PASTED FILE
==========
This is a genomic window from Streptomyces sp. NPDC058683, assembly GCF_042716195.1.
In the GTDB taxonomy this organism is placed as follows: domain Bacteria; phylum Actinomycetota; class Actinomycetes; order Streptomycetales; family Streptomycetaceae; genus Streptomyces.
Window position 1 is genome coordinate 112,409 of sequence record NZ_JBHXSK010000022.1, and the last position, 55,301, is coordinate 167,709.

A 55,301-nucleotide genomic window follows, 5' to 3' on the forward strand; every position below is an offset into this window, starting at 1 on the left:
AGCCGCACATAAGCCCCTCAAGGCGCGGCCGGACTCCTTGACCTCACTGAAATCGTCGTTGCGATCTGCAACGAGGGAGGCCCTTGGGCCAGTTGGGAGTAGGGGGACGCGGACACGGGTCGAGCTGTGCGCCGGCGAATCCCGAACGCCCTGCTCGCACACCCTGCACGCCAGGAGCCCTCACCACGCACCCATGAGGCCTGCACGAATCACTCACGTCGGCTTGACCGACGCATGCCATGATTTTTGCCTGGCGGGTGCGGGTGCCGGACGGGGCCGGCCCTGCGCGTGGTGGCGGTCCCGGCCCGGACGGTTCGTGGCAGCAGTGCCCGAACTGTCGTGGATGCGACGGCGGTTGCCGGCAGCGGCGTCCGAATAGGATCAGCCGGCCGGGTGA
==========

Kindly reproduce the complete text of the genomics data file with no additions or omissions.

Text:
This is a genomic window from Streptomyces sp. NPDC058683, assembly GCF_042716195.1.
In the GTDB taxonomy this organism is placed as follows: domain Bacteria; phylum Actinomycetota; class Actinomycetes; order Streptomycetales; family Streptomycetaceae; genus Streptomyces.
Window position 1 is genome coordinate 112,409 of sequence record NZ_JBHXSK010000022.1, and the last position, 55,301, is coordinate 167,709.

A 55,301-nucleotide genomic window follows, 5' to 3' on the forward strand; every position below is an offset into this window, starting at 1 on the left:
AGCCGCACATAAGCCCCTCAAGGCGCGGCCGGACTCCTTGACCTCACTGAAATCGTCGTTGCGATCTGCAACGAGGGAGGCCCTTGGGCCAGTTGGGAGTAGGGGGACGCGGACACGGGTCGAGCTGTGCGCCGGCGAATCCCGAACGCCCTGCTCGCACACCCTGCACGCCAGGAGCCCTCACCACGCACCCATGAGGCCTGCACGAATCACTCACGTCGGCTTGACCGACGCATGCCATGATTTTTGCCTGGCGGGTGCGGGTGCCGGACGGGGCCGGCCCTGCGCGTGGTGGCGGTCCCGGCCCGGACGGTTCGTGGCAGCAGTGCCCGAACTGTCGTGGATGCGACGGCGGTTGCCGGCAGCGGCGTCCGAATAGGATCAGCCGGCCGGGTGA